Legal Issues and Frozen Embryos

Shirley Darby Howell, Professor of Law at Faulkner University’s Thomas Goode Jones School of Law in Montgomery, Alabama, wrote “The Frozen Embryo: Scholarly Theories, Case Law, and Proposed State Regulation” for the Human Life Review (Spring 2013) and DePaul Journal of Health Care Law (Vol. 14.3:407). She looks at possible state laws that would resolve disputes about the status of frozen embryos. Here is an outline of her paper:

I. SECTION 1: THE PROCEDURE
A. The In Vitro Fertilization Process
B. Unintended Consequences
C. Who Is Responsible?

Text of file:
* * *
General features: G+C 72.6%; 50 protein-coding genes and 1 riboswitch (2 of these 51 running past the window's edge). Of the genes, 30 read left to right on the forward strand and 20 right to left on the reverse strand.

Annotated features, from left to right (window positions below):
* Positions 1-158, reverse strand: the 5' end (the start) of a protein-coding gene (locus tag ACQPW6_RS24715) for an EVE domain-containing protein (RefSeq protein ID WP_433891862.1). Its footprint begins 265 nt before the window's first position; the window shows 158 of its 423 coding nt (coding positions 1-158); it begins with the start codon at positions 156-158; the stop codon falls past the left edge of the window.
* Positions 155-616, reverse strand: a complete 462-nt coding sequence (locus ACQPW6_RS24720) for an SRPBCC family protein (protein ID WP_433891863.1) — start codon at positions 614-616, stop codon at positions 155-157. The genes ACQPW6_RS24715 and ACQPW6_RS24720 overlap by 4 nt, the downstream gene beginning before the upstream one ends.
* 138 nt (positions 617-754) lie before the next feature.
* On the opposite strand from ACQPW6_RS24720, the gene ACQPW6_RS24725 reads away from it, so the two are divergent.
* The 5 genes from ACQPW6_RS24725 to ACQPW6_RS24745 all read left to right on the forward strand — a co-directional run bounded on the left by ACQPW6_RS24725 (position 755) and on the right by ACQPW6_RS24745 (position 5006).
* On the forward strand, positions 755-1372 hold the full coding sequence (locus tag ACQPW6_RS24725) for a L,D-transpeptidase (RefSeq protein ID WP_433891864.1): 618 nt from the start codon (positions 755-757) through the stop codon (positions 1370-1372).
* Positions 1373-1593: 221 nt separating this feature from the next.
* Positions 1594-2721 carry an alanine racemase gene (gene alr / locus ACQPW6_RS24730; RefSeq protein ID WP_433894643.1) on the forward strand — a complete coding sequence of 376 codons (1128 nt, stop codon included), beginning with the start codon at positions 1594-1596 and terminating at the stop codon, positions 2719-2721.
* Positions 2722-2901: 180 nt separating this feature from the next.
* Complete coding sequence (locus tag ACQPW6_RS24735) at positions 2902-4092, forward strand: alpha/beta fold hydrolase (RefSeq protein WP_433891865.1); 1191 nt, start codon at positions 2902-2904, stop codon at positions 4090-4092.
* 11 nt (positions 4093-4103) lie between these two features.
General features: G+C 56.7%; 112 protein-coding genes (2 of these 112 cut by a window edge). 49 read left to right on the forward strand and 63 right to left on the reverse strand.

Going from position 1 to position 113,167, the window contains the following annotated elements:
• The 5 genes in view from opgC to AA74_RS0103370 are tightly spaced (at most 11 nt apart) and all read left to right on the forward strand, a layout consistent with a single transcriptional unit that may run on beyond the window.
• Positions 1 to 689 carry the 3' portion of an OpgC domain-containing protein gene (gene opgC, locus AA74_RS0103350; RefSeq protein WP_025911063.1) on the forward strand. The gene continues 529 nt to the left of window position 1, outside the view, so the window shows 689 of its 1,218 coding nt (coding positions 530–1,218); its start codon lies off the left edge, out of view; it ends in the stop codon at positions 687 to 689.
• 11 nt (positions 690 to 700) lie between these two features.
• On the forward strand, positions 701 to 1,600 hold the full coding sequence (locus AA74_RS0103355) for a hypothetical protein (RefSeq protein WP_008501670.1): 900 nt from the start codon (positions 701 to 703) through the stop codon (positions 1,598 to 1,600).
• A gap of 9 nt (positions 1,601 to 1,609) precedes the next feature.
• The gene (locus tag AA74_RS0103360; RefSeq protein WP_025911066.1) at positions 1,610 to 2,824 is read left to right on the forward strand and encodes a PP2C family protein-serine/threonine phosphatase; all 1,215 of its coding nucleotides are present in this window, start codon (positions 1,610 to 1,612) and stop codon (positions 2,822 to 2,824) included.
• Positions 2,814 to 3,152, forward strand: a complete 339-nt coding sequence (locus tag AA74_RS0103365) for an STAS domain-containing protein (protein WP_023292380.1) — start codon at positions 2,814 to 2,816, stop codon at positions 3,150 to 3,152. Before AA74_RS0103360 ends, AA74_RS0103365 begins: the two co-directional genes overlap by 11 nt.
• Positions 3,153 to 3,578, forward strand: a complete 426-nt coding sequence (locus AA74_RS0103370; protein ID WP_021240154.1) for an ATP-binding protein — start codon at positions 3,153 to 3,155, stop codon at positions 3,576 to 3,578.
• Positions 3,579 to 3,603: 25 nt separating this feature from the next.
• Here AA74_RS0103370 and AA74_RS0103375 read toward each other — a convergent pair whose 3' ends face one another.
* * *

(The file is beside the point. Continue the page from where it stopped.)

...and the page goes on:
II. SECTION II: THE LEGAL STATUS OF THE FROZEN EMBRYO: PERSON, PROPERTY, OR AN “ENTITY” DESERVING SPECIAL RESPECT
A. The Frozen Embryo as Early Life
1. Proponents of the Position
2. Legal Impediments to the Enforceability of “Embryos as Early Life” Position
B. Frozen Embryos as Property
C. The Frozen Embryo as an Entity Deserving Respect
III. SECTION III: SCHOLARLY THEORIES OF DISPUTE RESOLUTION
A. The Robertson Contract Theory
1. Davis v. Davis
2. Kass v. Kass
3. J.B. v. M.B.
B. The Coleman Contemporaneous Consent Approach
C. The Feminist Position
D. The Right to Procreate
E. The Right Not to Procreate
IV. SECTION IV: NAHMANI: ISRAEL’S SOLUTION238
V. SECTION V: ANALYSIS: CONTRACT VS. CONTEMPORANEOUS AGREEMENT MODELS

HT Janet Smith

RGotcher

Robert Gotcher is a dogmatic and moral theologian and long-time member of UFL who received his Ph.D. from Marquette University. He and his wife, Kathy, are raising their seven children in Franklin, Wisconsin.